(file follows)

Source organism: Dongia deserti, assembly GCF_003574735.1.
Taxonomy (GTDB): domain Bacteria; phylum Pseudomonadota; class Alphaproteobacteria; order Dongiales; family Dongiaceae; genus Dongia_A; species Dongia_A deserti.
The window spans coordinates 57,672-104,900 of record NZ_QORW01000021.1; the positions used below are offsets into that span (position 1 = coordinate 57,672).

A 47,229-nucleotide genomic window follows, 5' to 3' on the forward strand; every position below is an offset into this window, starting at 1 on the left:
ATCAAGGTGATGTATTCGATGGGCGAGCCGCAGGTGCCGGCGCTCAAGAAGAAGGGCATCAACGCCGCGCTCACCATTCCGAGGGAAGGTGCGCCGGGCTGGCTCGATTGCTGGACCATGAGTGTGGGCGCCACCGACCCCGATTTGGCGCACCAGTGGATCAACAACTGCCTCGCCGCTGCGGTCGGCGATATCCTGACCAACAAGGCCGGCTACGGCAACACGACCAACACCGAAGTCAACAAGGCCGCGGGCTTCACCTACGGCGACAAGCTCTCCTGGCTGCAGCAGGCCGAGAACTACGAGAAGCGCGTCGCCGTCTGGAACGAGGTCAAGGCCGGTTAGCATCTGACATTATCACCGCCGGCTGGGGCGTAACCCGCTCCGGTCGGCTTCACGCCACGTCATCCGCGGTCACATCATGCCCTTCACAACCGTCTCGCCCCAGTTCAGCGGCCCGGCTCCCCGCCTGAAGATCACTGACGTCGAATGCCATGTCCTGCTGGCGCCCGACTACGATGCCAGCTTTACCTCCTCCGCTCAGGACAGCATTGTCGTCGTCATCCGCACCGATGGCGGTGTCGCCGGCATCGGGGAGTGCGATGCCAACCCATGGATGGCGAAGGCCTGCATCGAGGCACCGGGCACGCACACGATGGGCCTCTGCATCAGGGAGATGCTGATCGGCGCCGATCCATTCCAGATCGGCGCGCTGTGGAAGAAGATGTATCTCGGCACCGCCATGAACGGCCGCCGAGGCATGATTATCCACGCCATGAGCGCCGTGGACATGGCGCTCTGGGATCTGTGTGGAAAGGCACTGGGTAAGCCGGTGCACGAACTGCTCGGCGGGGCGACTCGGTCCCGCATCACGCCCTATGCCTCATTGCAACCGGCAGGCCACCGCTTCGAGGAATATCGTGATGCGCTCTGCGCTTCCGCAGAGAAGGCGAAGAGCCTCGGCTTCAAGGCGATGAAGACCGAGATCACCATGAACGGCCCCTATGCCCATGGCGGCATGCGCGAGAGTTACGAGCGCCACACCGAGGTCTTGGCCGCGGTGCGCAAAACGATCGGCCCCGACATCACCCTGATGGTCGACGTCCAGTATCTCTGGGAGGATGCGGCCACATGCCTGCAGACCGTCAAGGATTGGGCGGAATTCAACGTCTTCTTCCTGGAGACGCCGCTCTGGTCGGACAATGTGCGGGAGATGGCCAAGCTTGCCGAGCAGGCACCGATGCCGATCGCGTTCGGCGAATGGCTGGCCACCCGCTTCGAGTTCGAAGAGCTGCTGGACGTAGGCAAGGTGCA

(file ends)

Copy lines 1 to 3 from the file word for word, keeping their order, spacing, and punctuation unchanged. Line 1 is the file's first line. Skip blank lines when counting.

Source organism: Dongia deserti, assembly GCF_003574735.1.
Taxonomy (GTDB): domain Bacteria; phylum Pseudomonadota; class Alphaproteobacteria; order Dongiales; family Dongiaceae; genus Dongia_A; species Dongia_A deserti.
The window spans coordinates 57,672-104,900 of record NZ_QORW01000021.1; the positions used below are offsets into that span (position 1 = coordinate 57,672).